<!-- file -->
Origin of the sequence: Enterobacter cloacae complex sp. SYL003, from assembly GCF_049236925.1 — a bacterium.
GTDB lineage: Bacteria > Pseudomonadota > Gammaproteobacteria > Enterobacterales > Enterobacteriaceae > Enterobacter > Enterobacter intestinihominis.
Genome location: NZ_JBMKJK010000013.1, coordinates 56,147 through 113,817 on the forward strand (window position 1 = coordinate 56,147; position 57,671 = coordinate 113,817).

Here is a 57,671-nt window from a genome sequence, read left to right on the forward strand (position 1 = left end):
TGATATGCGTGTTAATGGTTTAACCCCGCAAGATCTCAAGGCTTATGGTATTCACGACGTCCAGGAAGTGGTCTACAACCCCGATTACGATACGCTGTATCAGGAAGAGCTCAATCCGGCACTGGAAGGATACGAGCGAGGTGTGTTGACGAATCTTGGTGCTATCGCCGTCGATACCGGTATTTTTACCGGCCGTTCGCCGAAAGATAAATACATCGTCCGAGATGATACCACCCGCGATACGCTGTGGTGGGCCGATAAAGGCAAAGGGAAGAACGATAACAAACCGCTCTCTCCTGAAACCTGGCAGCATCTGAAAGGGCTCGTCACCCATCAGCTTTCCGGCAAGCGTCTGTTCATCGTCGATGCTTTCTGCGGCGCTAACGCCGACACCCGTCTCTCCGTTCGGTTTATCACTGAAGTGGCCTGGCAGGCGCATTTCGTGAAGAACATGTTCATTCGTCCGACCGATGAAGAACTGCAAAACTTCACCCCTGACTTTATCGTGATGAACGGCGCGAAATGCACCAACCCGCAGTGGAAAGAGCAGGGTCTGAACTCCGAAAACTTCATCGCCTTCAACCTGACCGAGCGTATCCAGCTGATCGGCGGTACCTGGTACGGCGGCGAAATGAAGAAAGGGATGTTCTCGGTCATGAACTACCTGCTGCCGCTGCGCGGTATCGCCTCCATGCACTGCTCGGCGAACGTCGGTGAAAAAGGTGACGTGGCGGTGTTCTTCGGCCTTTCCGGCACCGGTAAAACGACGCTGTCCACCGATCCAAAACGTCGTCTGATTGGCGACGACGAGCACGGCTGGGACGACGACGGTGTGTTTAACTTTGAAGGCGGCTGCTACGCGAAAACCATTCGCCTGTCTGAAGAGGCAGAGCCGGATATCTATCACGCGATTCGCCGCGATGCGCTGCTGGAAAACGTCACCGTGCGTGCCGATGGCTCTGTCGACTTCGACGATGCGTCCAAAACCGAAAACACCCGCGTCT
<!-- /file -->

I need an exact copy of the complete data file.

Origin of the sequence: Enterobacter cloacae complex sp. SYL003, from assembly GCF_049236925.1 — a bacterium.
GTDB lineage: Bacteria > Pseudomonadota > Gammaproteobacteria > Enterobacterales > Enterobacteriaceae > Enterobacter > Enterobacter intestinihominis.
Genome location: NZ_JBMKJK010000013.1, coordinates 56,147 through 113,817 on the forward strand (window position 1 = coordinate 56,147; position 57,671 = coordinate 113,817).

Here is a 57,671-nt window from a genome sequence, read left to right on the forward strand (position 1 = left end):
TGATATGCGTGTTAATGGTTTAACCCCGCAAGATCTCAAGGCTTATGGTATTCACGACGTCCAGGAAGTGGTCTACAACCCCGATTACGATACGCTGTATCAGGAAGAGCTCAATCCGGCACTGGAAGGATACGAGCGAGGTGTGTTGACGAATCTTGGTGCTATCGCCGTCGATACCGGTATTTTTACCGGCCGTTCGCCGAAAGATAAATACATCGTCCGAGATGATACCACCCGCGATACGCTGTGGTGGGCCGATAAAGGCAAAGGGAAGAACGATAACAAACCGCTCTCTCCTGAAACCTGGCAGCATCTGAAAGGGCTCGTCACCCATCAGCTTTCCGGCAAGCGTCTGTTCATCGTCGATGCTTTCTGCGGCGCTAACGCCGACACCCGTCTCTCCGTTCGGTTTATCACTGAAGTGGCCTGGCAGGCGCATTTCGTGAAGAACATGTTCATTCGTCCGACCGATGAAGAACTGCAAAACTTCACCCCTGACTTTATCGTGATGAACGGCGCGAAATGCACCAACCCGCAGTGGAAAGAGCAGGGTCTGAACTCCGAAAACTTCATCGCCTTCAACCTGACCGAGCGTATCCAGCTGATCGGCGGTACCTGGTACGGCGGCGAAATGAAGAAAGGGATGTTCTCGGTCATGAACTACCTGCTGCCGCTGCGCGGTATCGCCTCCATGCACTGCTCGGCGAACGTCGGTGAAAAAGGTGACGTGGCGGTGTTCTTCGGCCTTTCCGGCACCGGTAAAACGACGCTGTCCACCGATCCAAAACGTCGTCTGATTGGCGACGACGAGCACGGCTGGGACGACGACGGTGTGTTTAACTTTGAAGGCGGCTGCTACGCGAAAACCATTCGCCTGTCTGAAGAGGCAGAGCCGGATATCTATCACGCGATTCGCCGCGATGCGCTGCTGGAAAACGTCACCGTGCGTGCCGATGGCTCTGTCGACTTCGACGATGCGTCCAAAACCGAAAACACCCGCGTCT